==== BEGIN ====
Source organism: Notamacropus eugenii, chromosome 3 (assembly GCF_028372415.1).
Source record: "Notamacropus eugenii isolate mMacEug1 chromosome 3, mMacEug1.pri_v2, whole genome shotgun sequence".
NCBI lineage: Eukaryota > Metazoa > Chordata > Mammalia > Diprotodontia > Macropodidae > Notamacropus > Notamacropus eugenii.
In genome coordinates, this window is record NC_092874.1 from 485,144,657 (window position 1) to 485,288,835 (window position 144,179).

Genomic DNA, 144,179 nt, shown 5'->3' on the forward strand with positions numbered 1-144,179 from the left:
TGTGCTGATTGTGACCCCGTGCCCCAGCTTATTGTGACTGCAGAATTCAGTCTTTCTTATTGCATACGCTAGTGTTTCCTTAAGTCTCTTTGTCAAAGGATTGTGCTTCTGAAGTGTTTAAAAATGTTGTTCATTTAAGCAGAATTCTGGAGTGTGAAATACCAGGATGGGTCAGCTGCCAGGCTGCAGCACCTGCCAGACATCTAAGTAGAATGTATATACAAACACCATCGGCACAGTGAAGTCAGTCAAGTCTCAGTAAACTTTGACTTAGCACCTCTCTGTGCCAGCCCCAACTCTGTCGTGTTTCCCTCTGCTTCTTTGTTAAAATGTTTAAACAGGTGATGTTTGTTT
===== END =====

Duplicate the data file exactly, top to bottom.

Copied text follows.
Source organism: Notamacropus eugenii, chromosome 3 (assembly GCF_028372415.1).
Source record: "Notamacropus eugenii isolate mMacEug1 chromosome 3, mMacEug1.pri_v2, whole genome shotgun sequence".
NCBI lineage: Eukaryota > Metazoa > Chordata > Mammalia > Diprotodontia > Macropodidae > Notamacropus > Notamacropus eugenii.
In genome coordinates, this window is record NC_092874.1 from 485,144,657 (window position 1) to 485,288,835 (window position 144,179).

Genomic DNA, 144,179 nt, shown 5'->3' on the forward strand with positions numbered 1-144,179 from the left:
TGTGCTGATTGTGACCCCGTGCCCCAGCTTATTGTGACTGCAGAATTCAGTCTTTCTTATTGCATACGCTAGTGTTTCCTTAAGTCTCTTTGTCAAAGGATTGTGCTTCTGAAGTGTTTAAAAATGTTGTTCATTTAAGCAGAATTCTGGAGTGTGAAATACCAGGATGGGTCAGCTGCCAGGCTGCAGCACCTGCCAGACATCTAAGTAGAATGTATATACAAACACCATCGGCACAGTGAAGTCAGTCAAGTCTCAGTAAACTTTGACTTAGCACCTCTCTGTGCCAGCCCCAACTCTGTCGTGTTTCCCTCTGCTTCTTTGTTAAAATGTTTAAACAGGTGATGTTTGTTT